If I could only have one perfume ever again..this is the one ...I first bought this back in the 80's and had everything from the soap,lotions.deodrants & the talc...to die for!...I have 3 100ml bottles stashed away as I never want to be without it ...
I spray it into the air & walk through so it creates an aura of soft powdery rose which just wafts around you ....it lingers on your clothes which is lovely ..its a true classic ..I know its been reformulated but I really cant tell the difference ....I abs love Y ..its a true beauty...the bottle has'nt really changed either still a solid square glass bottle with a gold Y on the front & an attached gold spray cap.
Years ago, I had a coffret of YSL minis, and Y was one of them (in the parfum). I hadn't yet become really interested in perfumes, and I still was a little scared of chypres. I liked this but preferred Paris and Rive Gauche. Y made me feel a little 'strict schoolmarm-ish', and I thought that my teachers in the late 70s may have worn it.
I've finally bought the edt, after years of learning so much about perfumes, and my own preferences. Both dry and fresh, but with a duskiness in the basenotes, Y has a gorgeous personality yet never eclipses the person wearing it. I adore it.
There are more famous YSL perfumes—Paris, Opium, Rive Gauche, In Love Again—but this was the first, and it is as strange, reticent, gentle, elegant, and intelligent as Saint Laurent himself (the name is of course a play on his name, as well as the indefinite French pronoun). Y's verdant deeps, as tranquil and dusky, are brightened by peachy aldehydes and "the twilight-colored smell of honeysuckle" (Faulkner), its chypre character is highlighted, rather than obscured, with galbanum, hyacinth, narcissus, rose, vetiver, and patchouli, and the drydown is quite silky. Y strikes a gracious balance: its presence is quite distinctive, very much the chypre, but it remains very discrete and smooth, not even a hint of harshness, enough for the proverbial trapped-in-an-elevator-in-high-summer scenario. Its dignity seems to effect a outward froideur, but there's a Belle du Jour sense of inner life that makes it a far more sensuous fragrance than, say, No. 19, another green chypre.
I have tried both the vintage EDT and vintage Parfum, and unfortunately I found the scent to disappear very quickly on my wrist even with the pure parfum concentration. After some gorgeously elegant green, fruity, spring-flower top notes, the scent seems to vanish into imperceptibility. But I am overstating the case. The truth is, although I cannot really smell it very strongly when I put my nose to wrist, I do get soft wafts of it drifting up at random times, and when I do I am absolutely entranced. The drydown, light as it is, is a lovely hint of rose, civet, and a bare hint of patchouli, set against an oakmossy chypre base. I can forgive "Y" for drying quickly down to such a subtle state, because the gentle caress of this perfume is all the more precious for its fleeting, peekaboo nature. Where other perfumes cry out from the wrist, Y merely whispers. Sublime is the word. Chypre lovers, this is a must-try. Just be patient with it: Like the rare event of a butterfly landing on your shoulder, bask in the elusive, precious moments of this perfume's perceptibility.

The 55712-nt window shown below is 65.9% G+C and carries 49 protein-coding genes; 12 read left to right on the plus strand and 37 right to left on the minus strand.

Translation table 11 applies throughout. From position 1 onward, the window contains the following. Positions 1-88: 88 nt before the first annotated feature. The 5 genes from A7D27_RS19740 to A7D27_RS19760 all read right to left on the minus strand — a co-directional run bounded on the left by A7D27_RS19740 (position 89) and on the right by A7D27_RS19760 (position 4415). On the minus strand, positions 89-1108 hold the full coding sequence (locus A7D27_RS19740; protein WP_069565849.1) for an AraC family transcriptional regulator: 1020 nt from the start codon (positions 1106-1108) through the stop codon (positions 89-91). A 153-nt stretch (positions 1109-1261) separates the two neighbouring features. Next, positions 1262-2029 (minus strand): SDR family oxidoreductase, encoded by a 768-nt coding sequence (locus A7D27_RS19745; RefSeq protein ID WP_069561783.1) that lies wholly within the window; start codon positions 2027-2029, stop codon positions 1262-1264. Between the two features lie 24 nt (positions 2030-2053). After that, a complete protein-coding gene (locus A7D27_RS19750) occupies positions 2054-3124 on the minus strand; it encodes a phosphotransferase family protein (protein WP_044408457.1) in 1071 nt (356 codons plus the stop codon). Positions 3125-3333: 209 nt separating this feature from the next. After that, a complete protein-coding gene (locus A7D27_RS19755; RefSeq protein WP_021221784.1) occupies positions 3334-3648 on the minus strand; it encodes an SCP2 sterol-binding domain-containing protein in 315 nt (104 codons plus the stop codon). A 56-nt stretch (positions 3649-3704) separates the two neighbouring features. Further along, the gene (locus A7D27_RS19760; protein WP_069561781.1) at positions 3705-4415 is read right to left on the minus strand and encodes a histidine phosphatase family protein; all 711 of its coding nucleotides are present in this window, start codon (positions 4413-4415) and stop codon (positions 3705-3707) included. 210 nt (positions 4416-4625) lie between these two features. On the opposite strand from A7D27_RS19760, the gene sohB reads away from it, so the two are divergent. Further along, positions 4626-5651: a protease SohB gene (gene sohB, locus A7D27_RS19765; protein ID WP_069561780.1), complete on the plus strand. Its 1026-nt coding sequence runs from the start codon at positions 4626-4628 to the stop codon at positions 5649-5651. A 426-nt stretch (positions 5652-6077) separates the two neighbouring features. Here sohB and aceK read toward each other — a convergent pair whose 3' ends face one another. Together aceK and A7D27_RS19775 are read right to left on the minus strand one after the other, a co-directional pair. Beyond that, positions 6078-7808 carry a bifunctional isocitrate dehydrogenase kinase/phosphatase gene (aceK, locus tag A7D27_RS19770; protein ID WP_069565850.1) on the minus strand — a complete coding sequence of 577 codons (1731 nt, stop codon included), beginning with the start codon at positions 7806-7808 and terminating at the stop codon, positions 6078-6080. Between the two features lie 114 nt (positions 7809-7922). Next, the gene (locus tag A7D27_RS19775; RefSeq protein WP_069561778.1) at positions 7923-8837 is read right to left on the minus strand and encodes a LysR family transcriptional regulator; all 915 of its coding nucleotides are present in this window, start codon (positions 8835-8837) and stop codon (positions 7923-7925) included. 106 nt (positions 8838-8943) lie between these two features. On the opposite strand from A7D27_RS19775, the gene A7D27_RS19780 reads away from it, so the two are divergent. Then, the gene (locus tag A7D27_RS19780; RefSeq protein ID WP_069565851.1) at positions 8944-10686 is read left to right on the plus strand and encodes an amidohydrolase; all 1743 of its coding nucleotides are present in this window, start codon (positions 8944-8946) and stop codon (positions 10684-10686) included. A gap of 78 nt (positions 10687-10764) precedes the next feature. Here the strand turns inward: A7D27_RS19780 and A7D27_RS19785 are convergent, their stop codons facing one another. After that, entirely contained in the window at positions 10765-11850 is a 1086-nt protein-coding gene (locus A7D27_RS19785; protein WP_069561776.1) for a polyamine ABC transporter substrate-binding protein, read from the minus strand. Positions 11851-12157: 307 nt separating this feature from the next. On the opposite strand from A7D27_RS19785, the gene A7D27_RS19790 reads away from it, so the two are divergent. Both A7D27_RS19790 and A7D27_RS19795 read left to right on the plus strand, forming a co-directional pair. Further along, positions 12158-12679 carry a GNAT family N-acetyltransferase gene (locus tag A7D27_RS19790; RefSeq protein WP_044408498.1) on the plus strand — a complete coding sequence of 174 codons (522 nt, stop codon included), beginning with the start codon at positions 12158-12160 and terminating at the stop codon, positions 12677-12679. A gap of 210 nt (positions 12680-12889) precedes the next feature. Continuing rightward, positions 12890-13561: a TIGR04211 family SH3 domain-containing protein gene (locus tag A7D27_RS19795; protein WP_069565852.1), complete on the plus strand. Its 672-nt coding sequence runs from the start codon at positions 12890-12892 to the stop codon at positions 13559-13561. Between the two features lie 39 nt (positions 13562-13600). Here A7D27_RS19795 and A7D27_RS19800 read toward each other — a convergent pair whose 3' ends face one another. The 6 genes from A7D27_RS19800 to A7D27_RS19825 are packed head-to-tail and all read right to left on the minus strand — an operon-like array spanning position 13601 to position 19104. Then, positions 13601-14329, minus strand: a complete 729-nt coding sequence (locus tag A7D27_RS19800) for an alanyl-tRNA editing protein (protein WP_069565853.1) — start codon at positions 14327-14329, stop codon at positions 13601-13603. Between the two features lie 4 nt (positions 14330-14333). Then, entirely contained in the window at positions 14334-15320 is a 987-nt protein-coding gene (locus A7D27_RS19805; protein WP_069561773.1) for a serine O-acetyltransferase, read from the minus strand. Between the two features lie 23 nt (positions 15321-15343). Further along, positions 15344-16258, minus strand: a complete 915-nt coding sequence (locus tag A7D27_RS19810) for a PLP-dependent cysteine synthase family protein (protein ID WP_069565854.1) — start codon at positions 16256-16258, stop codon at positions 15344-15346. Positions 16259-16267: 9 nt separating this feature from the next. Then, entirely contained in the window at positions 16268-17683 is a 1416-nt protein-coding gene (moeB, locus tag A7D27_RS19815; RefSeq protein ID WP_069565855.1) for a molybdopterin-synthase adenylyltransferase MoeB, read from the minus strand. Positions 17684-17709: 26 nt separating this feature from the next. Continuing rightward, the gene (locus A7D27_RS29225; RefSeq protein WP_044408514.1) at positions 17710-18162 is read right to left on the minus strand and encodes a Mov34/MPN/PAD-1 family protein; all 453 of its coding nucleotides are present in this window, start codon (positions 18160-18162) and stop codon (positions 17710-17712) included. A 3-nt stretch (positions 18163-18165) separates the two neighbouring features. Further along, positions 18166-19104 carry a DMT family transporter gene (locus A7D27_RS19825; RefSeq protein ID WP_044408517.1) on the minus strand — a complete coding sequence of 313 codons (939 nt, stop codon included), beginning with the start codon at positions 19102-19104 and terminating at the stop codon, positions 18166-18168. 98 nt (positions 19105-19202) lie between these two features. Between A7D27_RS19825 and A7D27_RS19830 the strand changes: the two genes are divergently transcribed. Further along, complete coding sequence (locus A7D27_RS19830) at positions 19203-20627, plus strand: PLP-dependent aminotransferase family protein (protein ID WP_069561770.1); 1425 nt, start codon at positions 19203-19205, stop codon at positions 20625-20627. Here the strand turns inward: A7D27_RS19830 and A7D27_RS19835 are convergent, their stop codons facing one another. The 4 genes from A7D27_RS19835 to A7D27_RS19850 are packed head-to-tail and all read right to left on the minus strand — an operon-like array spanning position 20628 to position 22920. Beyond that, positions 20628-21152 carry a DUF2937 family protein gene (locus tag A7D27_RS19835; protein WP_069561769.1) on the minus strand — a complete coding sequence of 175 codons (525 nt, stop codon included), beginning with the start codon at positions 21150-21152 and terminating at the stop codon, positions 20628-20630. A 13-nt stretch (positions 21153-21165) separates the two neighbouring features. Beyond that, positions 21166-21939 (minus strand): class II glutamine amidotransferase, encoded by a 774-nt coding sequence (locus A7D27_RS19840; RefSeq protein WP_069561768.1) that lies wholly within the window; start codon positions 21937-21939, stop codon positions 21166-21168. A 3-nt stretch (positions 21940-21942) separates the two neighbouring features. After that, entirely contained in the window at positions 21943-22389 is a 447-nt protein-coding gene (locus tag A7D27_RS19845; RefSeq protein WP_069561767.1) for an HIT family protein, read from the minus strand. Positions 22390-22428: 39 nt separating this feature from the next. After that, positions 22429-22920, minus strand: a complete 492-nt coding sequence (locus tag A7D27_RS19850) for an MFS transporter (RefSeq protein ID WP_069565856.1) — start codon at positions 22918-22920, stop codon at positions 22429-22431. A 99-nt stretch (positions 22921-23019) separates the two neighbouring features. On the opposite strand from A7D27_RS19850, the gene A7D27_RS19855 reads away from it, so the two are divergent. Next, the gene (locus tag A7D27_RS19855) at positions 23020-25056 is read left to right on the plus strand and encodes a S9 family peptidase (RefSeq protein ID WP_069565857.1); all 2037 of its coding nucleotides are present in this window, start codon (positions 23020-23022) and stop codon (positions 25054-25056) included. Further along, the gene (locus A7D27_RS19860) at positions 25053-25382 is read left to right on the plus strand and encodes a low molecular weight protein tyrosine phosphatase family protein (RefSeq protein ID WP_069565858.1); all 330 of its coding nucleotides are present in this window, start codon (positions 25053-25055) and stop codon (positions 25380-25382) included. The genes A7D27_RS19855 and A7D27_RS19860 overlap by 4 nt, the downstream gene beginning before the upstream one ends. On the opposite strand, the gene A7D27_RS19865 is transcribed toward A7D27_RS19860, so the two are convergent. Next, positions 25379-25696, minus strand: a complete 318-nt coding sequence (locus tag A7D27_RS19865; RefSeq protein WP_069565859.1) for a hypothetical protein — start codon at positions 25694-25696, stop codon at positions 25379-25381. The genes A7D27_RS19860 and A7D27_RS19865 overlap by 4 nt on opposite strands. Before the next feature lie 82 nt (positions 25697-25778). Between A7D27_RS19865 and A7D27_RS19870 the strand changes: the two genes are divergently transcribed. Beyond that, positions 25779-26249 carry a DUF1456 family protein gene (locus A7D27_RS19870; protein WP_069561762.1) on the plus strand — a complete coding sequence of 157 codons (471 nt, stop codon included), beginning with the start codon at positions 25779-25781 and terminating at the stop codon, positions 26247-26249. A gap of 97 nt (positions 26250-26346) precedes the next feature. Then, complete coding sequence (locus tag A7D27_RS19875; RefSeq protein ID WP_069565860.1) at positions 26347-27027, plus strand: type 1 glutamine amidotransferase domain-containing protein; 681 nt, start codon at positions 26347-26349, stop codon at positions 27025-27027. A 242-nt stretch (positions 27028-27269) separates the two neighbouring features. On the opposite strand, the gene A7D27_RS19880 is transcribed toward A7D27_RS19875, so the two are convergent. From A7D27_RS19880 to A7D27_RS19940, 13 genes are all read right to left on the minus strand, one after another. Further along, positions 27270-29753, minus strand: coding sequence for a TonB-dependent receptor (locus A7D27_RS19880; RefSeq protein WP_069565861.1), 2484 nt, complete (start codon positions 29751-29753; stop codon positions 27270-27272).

Smells of lemon, oakmoss, and jasmin to me. It does have that perfumey quality that unfortunately gets branded "old lady" on these reviews but if this is old lady then I want to be an old lady. I love this. I have over two dozen favorite perfumes and I use this one the most. I happen to like a perfumey smelling fragrance at times, and so do most men I have found. I can't stand the aldehydes in perfumes like Chanel No. 5 but these aldehydes are wonderful, because of the chypre--the lemon and oakmoss. And the spray bottle is incredibly elegant and retro, not having a cap but instead an elaborate all-in-one gold spray top. How I wish that "old lady" descriptor would finally die. It makes those who use it sound so bimbo. It's a quality in fragrance that announces "this is perfume" which is not done any more in new scents. But in this case, and in a few other cases, it's wonderful.
This is an elegant French perfumey chypre, and it's heavenly.
ABSOLUTELY TIMELESS AND GORGEUSE IN A VERY FRENCH AND CLASSY WAY.
Mixed feelings on this one. If you're in the mood for a heavy, old-fashioned chypre, look no further. It is strong on the oakmoss, yet still light enough to wear on a warm day and not feel too overbearing. However, it does have that very perfumey, almost "old lady" kind of smell (that, I know, is not a good term to use on here).
If you'll excuse my saying that, overall it is a lovely fragrance, a 'blast from the past' sort of feel. There is something likeable about this one. Something almost mysterious. It is kind of nice, I will probably wear it again.....
Beautiful chypre. Opens with lovely aldehydes then dries down to woody green and oakmoss. Some fruitiness in the drydown too so not as dry as other chypres like Givenchy III. Long lasting, classic, and very wearable.